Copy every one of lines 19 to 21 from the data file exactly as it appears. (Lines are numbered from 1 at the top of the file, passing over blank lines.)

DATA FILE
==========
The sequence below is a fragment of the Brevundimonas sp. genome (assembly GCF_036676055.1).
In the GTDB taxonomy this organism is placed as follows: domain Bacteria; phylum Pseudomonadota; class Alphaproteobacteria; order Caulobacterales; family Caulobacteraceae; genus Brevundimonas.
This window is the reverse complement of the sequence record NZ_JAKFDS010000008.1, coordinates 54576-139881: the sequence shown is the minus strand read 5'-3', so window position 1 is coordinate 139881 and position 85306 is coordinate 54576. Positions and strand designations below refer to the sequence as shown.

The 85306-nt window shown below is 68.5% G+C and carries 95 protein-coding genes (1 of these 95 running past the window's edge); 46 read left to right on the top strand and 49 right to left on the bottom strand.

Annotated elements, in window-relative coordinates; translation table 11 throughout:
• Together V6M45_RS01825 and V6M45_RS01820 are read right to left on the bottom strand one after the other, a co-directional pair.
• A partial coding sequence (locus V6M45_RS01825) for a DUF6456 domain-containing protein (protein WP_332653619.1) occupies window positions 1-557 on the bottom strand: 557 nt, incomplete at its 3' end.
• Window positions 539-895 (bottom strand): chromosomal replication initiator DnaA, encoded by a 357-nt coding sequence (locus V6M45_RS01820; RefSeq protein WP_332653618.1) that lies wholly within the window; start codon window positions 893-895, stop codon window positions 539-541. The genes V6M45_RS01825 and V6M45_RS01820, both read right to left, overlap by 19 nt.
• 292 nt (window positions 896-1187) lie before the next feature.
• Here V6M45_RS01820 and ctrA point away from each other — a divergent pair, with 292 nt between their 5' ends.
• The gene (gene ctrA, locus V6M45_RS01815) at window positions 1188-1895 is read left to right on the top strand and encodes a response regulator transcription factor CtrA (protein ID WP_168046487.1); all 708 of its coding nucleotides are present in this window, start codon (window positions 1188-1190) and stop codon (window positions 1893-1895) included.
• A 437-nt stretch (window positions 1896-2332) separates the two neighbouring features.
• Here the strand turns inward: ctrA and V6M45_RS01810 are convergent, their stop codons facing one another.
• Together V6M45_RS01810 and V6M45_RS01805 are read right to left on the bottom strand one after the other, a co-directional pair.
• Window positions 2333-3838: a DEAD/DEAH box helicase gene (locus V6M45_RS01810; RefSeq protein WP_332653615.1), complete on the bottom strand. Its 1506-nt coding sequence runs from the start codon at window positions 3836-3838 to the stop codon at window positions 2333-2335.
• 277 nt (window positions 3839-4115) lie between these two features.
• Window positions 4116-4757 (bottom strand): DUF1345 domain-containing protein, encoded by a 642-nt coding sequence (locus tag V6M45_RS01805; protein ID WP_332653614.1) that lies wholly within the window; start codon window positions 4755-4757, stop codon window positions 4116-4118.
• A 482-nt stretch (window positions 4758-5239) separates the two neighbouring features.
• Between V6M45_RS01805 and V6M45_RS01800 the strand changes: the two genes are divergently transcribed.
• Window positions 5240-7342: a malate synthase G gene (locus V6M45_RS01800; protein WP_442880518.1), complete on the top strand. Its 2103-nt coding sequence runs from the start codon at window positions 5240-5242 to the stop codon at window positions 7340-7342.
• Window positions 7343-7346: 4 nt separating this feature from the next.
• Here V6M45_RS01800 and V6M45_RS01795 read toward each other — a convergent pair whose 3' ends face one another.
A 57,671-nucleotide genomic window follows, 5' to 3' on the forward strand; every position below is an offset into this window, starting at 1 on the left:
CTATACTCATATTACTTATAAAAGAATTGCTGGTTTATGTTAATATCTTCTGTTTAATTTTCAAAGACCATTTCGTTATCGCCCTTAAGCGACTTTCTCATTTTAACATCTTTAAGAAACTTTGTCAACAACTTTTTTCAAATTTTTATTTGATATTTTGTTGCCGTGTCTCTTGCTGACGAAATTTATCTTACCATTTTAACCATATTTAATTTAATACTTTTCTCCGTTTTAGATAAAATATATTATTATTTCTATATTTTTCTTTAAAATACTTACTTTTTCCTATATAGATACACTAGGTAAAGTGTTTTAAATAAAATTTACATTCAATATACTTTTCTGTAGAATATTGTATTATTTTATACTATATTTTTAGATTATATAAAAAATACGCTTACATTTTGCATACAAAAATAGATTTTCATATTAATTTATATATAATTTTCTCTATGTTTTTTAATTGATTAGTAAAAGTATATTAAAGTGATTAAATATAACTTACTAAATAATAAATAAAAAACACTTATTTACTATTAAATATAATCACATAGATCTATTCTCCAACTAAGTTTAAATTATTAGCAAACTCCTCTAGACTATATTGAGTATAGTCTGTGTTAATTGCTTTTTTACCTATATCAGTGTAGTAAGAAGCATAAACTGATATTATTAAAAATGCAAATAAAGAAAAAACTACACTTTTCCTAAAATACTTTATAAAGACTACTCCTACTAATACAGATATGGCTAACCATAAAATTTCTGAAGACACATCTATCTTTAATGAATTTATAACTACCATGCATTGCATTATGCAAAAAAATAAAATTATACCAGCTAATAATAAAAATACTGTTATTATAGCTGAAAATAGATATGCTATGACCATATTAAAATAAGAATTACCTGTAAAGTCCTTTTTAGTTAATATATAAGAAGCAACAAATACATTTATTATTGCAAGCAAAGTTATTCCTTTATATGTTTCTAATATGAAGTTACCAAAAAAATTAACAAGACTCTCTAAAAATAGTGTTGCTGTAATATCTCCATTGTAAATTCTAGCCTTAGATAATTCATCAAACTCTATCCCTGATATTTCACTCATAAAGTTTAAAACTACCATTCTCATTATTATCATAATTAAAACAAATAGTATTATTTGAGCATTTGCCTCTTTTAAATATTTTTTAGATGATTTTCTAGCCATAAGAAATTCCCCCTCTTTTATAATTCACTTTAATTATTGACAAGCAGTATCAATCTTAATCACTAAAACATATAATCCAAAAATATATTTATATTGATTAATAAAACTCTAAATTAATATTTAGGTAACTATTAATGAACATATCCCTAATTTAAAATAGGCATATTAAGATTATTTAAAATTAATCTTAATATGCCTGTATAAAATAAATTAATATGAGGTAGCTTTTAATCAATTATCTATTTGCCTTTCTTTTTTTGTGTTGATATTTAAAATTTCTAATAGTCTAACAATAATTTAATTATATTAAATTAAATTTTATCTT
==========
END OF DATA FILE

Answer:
• Between V6M45_RS01805 and V6M45_RS01800 the strand changes: the two genes are divergently transcribed.
• Window positions 5240-7342: a malate synthase G gene (locus V6M45_RS01800; protein WP_442880518.1), complete on the top strand. Its 2103-nt coding sequence runs from the start codon at window positions 5240-5242 to the stop codon at window positions 7340-7342.
• Window positions 7343-7346: 4 nt separating this feature from the next.